The excitement and humor of the helmet cam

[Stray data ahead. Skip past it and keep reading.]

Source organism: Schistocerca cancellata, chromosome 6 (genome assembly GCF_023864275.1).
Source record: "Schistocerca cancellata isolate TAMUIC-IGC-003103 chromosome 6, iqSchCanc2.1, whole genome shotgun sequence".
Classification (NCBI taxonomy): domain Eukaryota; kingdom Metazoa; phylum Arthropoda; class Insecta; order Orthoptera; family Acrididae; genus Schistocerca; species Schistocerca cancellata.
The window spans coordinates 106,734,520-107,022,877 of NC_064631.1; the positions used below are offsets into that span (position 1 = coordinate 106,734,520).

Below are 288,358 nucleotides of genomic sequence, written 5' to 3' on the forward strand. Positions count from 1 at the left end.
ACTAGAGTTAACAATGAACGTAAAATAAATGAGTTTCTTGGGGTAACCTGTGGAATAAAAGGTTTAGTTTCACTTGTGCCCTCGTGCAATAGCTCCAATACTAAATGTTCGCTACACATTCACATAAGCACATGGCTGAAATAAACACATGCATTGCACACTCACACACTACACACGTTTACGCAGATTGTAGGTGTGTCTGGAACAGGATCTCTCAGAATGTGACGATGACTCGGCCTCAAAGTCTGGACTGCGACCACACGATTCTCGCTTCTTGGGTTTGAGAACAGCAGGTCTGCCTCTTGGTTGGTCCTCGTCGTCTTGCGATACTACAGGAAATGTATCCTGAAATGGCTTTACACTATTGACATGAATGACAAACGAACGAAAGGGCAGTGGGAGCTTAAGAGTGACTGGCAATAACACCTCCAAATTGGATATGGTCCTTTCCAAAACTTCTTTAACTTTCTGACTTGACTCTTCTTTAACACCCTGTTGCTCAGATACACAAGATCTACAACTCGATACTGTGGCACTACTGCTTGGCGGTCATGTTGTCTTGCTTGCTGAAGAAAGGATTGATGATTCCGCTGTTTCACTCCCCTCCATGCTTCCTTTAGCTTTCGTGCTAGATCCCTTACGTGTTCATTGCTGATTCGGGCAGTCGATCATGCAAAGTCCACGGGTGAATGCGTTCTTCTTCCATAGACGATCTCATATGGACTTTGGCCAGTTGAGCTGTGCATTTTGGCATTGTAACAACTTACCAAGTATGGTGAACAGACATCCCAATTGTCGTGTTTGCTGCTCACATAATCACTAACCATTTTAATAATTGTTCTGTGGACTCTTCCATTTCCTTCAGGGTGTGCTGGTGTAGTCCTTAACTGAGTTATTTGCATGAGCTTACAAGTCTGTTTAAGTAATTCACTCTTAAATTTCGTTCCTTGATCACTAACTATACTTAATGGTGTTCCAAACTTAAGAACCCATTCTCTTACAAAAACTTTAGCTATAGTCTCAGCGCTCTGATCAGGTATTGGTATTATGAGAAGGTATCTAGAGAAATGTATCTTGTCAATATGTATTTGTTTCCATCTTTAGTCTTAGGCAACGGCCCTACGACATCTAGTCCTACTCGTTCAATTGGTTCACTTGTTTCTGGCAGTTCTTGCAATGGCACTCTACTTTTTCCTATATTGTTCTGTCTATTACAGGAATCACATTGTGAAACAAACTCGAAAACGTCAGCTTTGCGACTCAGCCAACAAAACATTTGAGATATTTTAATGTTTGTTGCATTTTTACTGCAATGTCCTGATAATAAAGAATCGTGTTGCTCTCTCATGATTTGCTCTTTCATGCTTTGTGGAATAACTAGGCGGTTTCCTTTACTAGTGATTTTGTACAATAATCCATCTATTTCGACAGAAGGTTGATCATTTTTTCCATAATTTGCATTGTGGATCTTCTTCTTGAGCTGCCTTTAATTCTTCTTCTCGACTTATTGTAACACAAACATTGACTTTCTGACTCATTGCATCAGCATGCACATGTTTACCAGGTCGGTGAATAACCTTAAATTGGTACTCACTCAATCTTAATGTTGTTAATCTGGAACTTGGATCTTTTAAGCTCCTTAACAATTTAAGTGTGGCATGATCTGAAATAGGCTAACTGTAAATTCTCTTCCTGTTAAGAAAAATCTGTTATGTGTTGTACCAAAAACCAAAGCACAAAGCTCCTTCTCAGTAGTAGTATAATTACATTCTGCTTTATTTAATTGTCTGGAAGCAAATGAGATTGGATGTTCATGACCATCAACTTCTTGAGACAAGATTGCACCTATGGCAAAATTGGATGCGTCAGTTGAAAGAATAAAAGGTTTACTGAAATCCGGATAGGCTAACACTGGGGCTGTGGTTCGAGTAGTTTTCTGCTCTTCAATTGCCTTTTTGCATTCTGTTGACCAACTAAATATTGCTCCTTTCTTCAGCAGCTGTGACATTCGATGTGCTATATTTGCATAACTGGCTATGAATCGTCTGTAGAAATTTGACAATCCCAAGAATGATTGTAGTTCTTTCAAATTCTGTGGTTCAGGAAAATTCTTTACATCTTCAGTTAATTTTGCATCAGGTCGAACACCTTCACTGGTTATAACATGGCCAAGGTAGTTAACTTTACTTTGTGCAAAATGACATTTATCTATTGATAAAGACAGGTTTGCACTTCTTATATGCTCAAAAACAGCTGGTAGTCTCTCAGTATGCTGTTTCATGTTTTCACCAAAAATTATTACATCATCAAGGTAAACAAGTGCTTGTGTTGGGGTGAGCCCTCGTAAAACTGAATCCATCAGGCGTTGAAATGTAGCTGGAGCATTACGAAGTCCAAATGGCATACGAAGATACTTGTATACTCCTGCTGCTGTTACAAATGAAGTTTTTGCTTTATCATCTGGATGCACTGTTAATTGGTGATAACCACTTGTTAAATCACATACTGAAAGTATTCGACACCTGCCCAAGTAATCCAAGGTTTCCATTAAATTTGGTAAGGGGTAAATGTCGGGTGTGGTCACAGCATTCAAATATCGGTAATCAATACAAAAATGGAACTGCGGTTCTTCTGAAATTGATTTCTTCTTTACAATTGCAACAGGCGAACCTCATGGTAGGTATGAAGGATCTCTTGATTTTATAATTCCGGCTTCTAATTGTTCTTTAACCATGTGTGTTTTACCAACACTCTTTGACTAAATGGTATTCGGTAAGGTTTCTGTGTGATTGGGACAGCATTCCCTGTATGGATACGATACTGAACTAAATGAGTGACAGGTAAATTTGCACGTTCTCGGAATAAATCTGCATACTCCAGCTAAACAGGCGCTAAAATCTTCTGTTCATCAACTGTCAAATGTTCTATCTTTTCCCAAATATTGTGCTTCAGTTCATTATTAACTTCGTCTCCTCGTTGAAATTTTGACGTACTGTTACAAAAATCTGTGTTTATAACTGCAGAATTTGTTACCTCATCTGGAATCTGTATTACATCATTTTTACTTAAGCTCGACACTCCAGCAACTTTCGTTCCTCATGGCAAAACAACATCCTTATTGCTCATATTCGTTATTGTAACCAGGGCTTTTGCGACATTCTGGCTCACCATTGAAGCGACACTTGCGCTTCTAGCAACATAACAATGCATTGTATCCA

From the techno-wizards who brought us Late Night With David Letterman‘s thrill cam and Las Vegas showgirl cam comes (drum roll, please)… helmet cam. The tiny camera, which offers a quarterback’s-eye view of the football field, made its debut late last month on the USA Network during a World League of American Football game. Orlando Thunder quarterback Kerwin Bell, who wore the two-pound device (consisting of a lipstick tube-size camera in the helmet’s padding wired to a battery pack and transmitting device in his shoulder pads), says it was not only comfortable but survived ”four or five of the hardest hits” he’d ever taken. What’s more, the new camera can give fans a true picture of game action. Helmet cam offers ”armchair quarterbacks the chance to see exactly what we see — and realize receivers don’t look as open as [viewers] think,” Bell says. They must have been fairly open for him, though; Bell threw five touchdown passes in his team’s 35-34 victory over the San Antonio Riders. Indeed, the helmet cam was a window on a sometimes dizzying array of plays, including the thundering rush of defensive linemen. But the camera’s angle, framed within the helmet, lends a fun-house-mirror quality to the play. It also ”adds some comic relief — when the quarterback goes down, you just see grass and legs,” says Craig Janoff, the USA Network’s executive director of World League coverage. Janoff, who hired California-based Aerial Video Systems to create the device, also directs ABC’s Monday Night Football. So far, neither the NFL nor David Letterman has expressed interest in the unit.